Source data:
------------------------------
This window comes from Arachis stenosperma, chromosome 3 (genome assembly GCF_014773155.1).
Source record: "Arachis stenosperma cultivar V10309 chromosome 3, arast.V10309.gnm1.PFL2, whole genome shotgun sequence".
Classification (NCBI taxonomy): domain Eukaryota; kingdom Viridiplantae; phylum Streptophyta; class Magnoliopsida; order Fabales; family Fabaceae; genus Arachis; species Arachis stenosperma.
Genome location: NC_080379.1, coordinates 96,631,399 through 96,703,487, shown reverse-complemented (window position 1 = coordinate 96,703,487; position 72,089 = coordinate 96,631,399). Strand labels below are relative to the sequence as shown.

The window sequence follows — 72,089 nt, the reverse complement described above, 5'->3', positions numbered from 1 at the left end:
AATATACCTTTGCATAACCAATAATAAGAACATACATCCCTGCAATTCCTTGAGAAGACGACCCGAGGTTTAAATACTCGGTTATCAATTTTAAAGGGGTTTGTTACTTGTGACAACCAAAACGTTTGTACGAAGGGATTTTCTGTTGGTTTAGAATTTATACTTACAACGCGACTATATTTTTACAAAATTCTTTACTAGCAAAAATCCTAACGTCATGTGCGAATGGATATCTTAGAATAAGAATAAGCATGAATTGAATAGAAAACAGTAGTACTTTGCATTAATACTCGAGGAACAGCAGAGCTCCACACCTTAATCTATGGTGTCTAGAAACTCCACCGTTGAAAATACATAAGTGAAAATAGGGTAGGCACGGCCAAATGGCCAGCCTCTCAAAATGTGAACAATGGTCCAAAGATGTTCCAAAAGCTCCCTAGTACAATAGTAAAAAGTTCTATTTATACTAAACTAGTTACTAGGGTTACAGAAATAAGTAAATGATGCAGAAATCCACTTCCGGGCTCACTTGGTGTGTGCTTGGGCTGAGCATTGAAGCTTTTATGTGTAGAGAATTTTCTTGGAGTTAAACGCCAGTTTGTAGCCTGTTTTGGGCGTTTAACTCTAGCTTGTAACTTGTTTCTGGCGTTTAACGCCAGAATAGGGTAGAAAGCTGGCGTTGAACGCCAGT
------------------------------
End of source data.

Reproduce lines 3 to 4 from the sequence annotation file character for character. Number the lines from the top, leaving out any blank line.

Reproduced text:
Classification (NCBI taxonomy): domain Eukaryota; kingdom Viridiplantae; phylum Streptophyta; class Magnoliopsida; order Fabales; family Fabaceae; genus Arachis; species Arachis stenosperma.
Genome location: NC_080379.1, coordinates 96,631,399 through 96,703,487, shown reverse-complemented (window position 1 = coordinate 96,703,487; position 72,089 = coordinate 96,631,399). Strand labels below are relative to the sequence as shown.